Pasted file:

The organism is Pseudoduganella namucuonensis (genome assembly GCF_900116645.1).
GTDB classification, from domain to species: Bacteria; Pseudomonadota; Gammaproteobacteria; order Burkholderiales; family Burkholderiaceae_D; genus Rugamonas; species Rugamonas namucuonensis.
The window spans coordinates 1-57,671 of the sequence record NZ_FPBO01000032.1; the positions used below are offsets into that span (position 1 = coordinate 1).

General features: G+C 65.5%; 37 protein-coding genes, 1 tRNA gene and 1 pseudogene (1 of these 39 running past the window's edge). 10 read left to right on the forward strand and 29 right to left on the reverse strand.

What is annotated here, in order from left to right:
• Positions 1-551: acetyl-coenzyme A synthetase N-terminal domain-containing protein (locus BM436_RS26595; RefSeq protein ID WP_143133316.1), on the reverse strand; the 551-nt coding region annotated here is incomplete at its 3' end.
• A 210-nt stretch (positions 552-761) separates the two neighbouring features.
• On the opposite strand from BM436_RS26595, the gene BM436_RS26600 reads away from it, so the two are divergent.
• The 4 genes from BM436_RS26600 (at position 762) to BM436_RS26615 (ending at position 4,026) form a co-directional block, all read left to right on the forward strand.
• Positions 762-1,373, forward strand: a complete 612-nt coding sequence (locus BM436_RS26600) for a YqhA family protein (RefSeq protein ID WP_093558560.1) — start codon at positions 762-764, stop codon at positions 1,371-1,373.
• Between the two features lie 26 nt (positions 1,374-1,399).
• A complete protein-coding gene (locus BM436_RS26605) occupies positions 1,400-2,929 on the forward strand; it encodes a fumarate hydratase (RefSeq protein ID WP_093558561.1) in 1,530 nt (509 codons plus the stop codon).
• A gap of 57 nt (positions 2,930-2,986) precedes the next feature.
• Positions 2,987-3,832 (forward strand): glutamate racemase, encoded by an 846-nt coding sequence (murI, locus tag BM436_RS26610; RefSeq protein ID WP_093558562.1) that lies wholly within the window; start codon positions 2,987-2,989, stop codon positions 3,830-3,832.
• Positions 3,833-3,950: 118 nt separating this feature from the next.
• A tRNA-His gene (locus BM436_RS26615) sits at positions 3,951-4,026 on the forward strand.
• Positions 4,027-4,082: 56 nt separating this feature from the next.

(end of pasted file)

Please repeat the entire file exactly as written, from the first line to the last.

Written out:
The organism is Pseudoduganella namucuonensis (genome assembly GCF_900116645.1).
GTDB classification, from domain to species: Bacteria; Pseudomonadota; Gammaproteobacteria; order Burkholderiales; family Burkholderiaceae_D; genus Rugamonas; species Rugamonas namucuonensis.
The window spans coordinates 1-57,671 of the sequence record NZ_FPBO01000032.1; the positions used below are offsets into that span (position 1 = coordinate 1).

General features: G+C 65.5%; 37 protein-coding genes, 1 tRNA gene and 1 pseudogene (1 of these 39 running past the window's edge). 10 read left to right on the forward strand and 29 right to left on the reverse strand.

What is annotated here, in order from left to right:
• Positions 1-551: acetyl-coenzyme A synthetase N-terminal domain-containing protein (locus BM436_RS26595; RefSeq protein ID WP_143133316.1), on the reverse strand; the 551-nt coding region annotated here is incomplete at its 3' end.
• A 210-nt stretch (positions 552-761) separates the two neighbouring features.
• On the opposite strand from BM436_RS26595, the gene BM436_RS26600 reads away from it, so the two are divergent.
• The 4 genes from BM436_RS26600 (at position 762) to BM436_RS26615 (ending at position 4,026) form a co-directional block, all read left to right on the forward strand.
• Positions 762-1,373, forward strand: a complete 612-nt coding sequence (locus BM436_RS26600) for a YqhA family protein (RefSeq protein ID WP_093558560.1) — start codon at positions 762-764, stop codon at positions 1,371-1,373.
• Between the two features lie 26 nt (positions 1,374-1,399).
• A complete protein-coding gene (locus BM436_RS26605) occupies positions 1,400-2,929 on the forward strand; it encodes a fumarate hydratase (RefSeq protein ID WP_093558561.1) in 1,530 nt (509 codons plus the stop codon).
• A gap of 57 nt (positions 2,930-2,986) precedes the next feature.
• Positions 2,987-3,832 (forward strand): glutamate racemase, encoded by an 846-nt coding sequence (murI, locus tag BM436_RS26610; RefSeq protein ID WP_093558562.1) that lies wholly within the window; start codon positions 2,987-2,989, stop codon positions 3,830-3,832.
• Positions 3,833-3,950: 118 nt separating this feature from the next.
• A tRNA-His gene (locus BM436_RS26615) sits at positions 3,951-4,026 on the forward strand.
• Positions 4,027-4,082: 56 nt separating this feature from the next.